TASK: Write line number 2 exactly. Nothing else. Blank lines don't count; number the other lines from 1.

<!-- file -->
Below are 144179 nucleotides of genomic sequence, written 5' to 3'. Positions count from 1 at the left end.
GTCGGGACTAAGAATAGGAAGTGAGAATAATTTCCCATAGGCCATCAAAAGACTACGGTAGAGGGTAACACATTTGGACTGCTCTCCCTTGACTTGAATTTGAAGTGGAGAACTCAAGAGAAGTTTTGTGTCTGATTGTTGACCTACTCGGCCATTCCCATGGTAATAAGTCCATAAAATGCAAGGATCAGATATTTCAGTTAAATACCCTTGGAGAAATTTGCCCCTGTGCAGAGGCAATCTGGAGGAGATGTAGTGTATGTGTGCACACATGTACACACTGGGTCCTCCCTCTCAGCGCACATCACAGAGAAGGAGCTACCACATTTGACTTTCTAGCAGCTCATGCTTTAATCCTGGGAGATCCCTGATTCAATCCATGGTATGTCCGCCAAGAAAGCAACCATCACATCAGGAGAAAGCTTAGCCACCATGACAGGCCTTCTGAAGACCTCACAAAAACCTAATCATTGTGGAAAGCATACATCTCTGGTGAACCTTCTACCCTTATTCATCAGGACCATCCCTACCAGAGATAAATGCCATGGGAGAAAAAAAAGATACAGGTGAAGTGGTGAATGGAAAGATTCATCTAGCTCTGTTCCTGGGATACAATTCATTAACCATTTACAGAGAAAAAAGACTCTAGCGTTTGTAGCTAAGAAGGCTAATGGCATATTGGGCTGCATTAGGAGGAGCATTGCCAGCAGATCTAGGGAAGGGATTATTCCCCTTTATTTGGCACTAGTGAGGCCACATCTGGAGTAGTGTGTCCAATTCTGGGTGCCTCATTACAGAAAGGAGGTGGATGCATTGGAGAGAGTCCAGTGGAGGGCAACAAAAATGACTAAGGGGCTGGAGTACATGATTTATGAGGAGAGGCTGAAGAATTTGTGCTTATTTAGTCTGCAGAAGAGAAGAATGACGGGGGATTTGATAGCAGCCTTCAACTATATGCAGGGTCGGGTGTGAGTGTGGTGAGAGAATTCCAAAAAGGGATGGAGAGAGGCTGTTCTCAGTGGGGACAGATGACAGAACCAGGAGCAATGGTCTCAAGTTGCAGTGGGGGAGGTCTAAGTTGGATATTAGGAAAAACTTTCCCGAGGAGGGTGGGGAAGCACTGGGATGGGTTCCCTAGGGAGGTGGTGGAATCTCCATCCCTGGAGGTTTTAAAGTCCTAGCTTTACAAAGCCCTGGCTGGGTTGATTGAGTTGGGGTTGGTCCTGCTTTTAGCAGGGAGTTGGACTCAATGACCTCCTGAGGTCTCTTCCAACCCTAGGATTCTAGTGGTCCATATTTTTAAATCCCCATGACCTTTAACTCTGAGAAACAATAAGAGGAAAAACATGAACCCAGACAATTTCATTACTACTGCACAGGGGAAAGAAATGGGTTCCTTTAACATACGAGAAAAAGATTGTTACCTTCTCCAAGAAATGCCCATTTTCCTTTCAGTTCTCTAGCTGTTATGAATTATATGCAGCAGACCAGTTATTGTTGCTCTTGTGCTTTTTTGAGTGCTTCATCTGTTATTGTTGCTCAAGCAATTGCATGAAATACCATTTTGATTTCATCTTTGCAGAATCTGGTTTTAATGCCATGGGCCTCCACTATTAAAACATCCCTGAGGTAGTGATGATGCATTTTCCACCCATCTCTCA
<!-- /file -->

GTCGGGACTAAGAATAGGAAGTGAGAATAATTTCCCATAGGCCATCAAAAGACTACGGTAGAGGGTAACACATTTGGACTGCTCTCCCTTGACTTGAATTTGAAGTGGAGAACTCAAGAGAAGTTTTGTGTCTGATTGTTGACCTACTCGGCCATTCCCATGGTAATAAGTCCATAAAATGCAAGGATCAGATATTTCAGTTAAATACCCTTGGAGAAATTTGCCCCTGTGCAGAGGCAATCTGGAGGAGATGTAGTGTATGTGTGCACACATGTACACACTGGGTCCTCCCTCTCAGCGCACATCACAGAGAAGGAGCTACCACATTTGACTTTCTAGCAGCTCATGCTTTAATCCTGGGAGATCCCTGATTCAATCCATGGTATGTCCGCCAAGAAAGCAACCATCACATCAGGAGAAAGCTTAGCCACCATGACAGGCCTTCTGAAGACCTCACAAAAACCTAATCATTGTGGAAAGCATACATCTCTGGTGAACCTTCTACCCTTATTCATCAGGACCATCCCTACCAGAGATAAATGCCATGGGAGAAAAAAAAGATACAGGTGAAGTGGTGAATGGAAAGATTCATCTAGCTCTGTTCCTGGGATACAATTCATTAACCATTTACAGAGAAAAAAGACTCTAGCGTTTGTAGCTAAGAAGGCTAATGGCATATTGGGCTGCATTAGGAGGAGCATTGCCAGCAGATCTAGGGAAGGGATTATTCCCCTTTATTTGGCACTAGTGAGGCCACATCTGGAGTAGTGTGTCCAATTCTGGGTGCCTCATTACAGAAAGGAGGTGGATGCATTGGAGAGAGTCCAGTGGAGGGCAACAAAAATGACTAAGGGGCTGGAGTACATGATTTATGAGGAGAGGCTGAAGAATTTGTGCTTATTTAGTCTGCAGAAGAGAAGAATGACGGGGGATTTGATAGCAGCCTTCAACTATATGCAGGGTCGGGTGTGAGTGTGGTGAGAGAATTCCAAAAAGGGATGGAGAGAGGCTGTTCTCAGTGGGGACAGATGACAGAACCAGGAGCAATGGTCTCAAGTTGCAGTGGGGGAGGTCTAAGTTGGATATTAGGAAAAACTTTCCCGAGGAGGGTGGGGAAGCACTGGGATGGGTTCCCTAGGGAGGTGGTGGAATCTCCATCCCTGGAGGTTTTAAAGTCCTAGCTTTACAAAGCCCTGGCTGGGTTGATTGAGTTGGGGTTGGTCCTGCTTTTAGCAGGGAGTTGGACTCAATGACCTCCTGAGGTCTCTTCCAACCCTAGGATTCTAGTGGTCCATATTTTTAAATCCCCATGACCTTTAACTCTGAGAAACAATAAGAGGAAAAACATGAACCCAGACAATTTCATTACTACTGCACAGGGGAAAGAAATGGGTTCCTTTAACATACGAGAAAAAGATTGTTACCTTCTCCAAGAAATGCCCATTTTCCTTTCAGTTCTCTAGCTGTTATGAATTATATGCAGCAGACCAGTTATTGTTGCTCTTGTGCTTTTTTGAGTGCTTCATCTGTTATTGTTGCTCAAGCAATTGCATGAAATACCATTTTGATTTCATCTTTGCAGAATCTGGTTTTAATGCCATGGGCCTCCACTATTAAAACATCCCTGAGGTAGTGATGATGCATTTTCCACCCATCTCTCA